Brandon Crawford On Defense and Familiarity With the Pitcher

Sometimes, a little comment can send you down a wormhole. Brandon Crawford is a glovely young man, and we talked about platoon splits — he doesn’t remember having trouble with lefties in the minors — and a few other topics, but it was one thing he said about his defense that popped.

I asked him what he did specifically that made him good at defense — last year, Crawford was the fifth-best defensive shortstop by UZR/150. The first part of the response was something you might have heard before: “I get good reads on balls, that’s the main reason I get to balls that maybe other guys won’t get to. I pay attention to hitters and how they are hitting balls, and which pitches are coming, every pitch,” he said. But it was the next sentence that turned on a light bulb.

“I’ve had the same pitchers, pretty much, since I’ve been in the big leagues.”

It makes sense, doesn’t it? Familiarity breeds comfort. If the shortstop knows the pitches that are coming intimately, he knows which way to cheat. He knows which pitches will break bats, and which could be scorched up the middle. To hear Crawford say it: “I know whether or not they are going to hit their spot with their pitches, who likes certain pitches, who will stay away.”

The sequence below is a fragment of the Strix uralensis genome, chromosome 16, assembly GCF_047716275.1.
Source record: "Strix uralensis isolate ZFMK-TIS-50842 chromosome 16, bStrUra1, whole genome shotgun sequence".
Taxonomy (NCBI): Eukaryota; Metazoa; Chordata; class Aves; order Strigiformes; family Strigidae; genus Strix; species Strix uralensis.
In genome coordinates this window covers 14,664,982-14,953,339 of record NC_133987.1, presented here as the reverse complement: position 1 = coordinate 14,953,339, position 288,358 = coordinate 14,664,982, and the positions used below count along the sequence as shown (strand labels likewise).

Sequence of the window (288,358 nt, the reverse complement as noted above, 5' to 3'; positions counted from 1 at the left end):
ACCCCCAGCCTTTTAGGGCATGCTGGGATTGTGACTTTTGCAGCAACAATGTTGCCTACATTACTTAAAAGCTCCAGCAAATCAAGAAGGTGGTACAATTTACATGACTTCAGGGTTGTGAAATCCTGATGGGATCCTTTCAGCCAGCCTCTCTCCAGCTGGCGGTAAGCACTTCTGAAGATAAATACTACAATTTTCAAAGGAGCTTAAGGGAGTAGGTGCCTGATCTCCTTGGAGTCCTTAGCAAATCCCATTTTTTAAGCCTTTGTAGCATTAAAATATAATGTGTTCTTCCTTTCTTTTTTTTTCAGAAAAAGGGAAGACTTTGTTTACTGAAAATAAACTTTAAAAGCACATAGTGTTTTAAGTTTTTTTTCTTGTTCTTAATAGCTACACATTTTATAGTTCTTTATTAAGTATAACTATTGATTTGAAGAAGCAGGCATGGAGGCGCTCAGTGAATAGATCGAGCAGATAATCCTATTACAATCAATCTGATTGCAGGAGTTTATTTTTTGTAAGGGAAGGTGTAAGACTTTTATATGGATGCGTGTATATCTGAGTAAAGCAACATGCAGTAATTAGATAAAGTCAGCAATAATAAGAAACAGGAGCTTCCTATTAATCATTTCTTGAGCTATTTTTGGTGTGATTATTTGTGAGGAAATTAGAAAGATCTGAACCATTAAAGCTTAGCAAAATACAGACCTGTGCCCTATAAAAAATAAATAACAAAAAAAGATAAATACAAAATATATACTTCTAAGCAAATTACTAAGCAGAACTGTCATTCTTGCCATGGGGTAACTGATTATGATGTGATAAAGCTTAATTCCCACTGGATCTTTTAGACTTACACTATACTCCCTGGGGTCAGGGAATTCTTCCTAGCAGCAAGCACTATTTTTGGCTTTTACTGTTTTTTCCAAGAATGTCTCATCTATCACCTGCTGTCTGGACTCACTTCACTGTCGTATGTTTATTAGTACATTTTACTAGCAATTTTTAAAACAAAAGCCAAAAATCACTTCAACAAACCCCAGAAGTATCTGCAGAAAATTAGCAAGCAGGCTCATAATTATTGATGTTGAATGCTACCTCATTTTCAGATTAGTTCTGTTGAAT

Ask Baseball Info Solutions about Crawford’s defense, and they like his lateral range — that aspect accounts for almost all of his 15 runs saved the last two seasons. By their metric, he was only ninth-best at shortstop from 2011-2012, with 16 plays above average. But, BIS admits that he’s had the most success behind the pitchers he’s seen the most — Matt Cain (+6), Barry Zito (+4), and Madison Bumgarner (+3). And once you unpack pitcher/fielder combos, you get more nuggets. This from Scott Spratt at BIS:

The best pitcher-fielder combinations from 2011-2012 all have better than a 10 Plus/Minus. Crawford-Cain come in seventh on that list. However, when you consider that Cain has a career ground ball percentage of 37.2%, I think that looks more impressive. The pitcher-fielder combinations in front of Crawford-Cain include pitchers Ricky Romero (54.4% GB%), Matt Harrison (46.7% GB%), Wandy Rodriguez (45.0% GB%), Zach Britton (54.9%), Rick Porcello (52.2% GB%), and Ervin Santana (38.8% GB%, but ~43.0% the last two seasons). I think in that context, it looks like Crawford may well be elite in terms of range behind his most familiar pitchers, but because of their fly ball tendencies, it is not as visible as with some others.

We’ve stayed with Crawford here, for the most part, and with Defensive Runs Saved, from BIS. But let’s put together a simple table charting the best defensive shortstops (2011-2012), sorted by different metrics, with a bonus at the end — the teams that had the most qualified starters stay with the team over that time period.

Top SS DRS TOP SS UZR/150 Team (QSoP)
Brendan Ryan Brendan Ryan Giants (4)
Clint Barmes Jhonny Peralta Rays (4)
J.J. Hardy Clint Barmes Reds (4)
Alexei Ramirez J.J. Hardy Tigers (4)
Yunel Escobar Alexei Ramirez Angels (3)
Elvis Andrus Brandon Crawford Cardinals (3)
Brandon Crawford Elvis Andrus Mariners (3)
Alcides Escobar Jimmy Rollins Phillies (3)
Alex Gonzalez Troy Tulowitzki Rangers (3)
Troy Tulowitzki Yunel Escobar White Sox (3)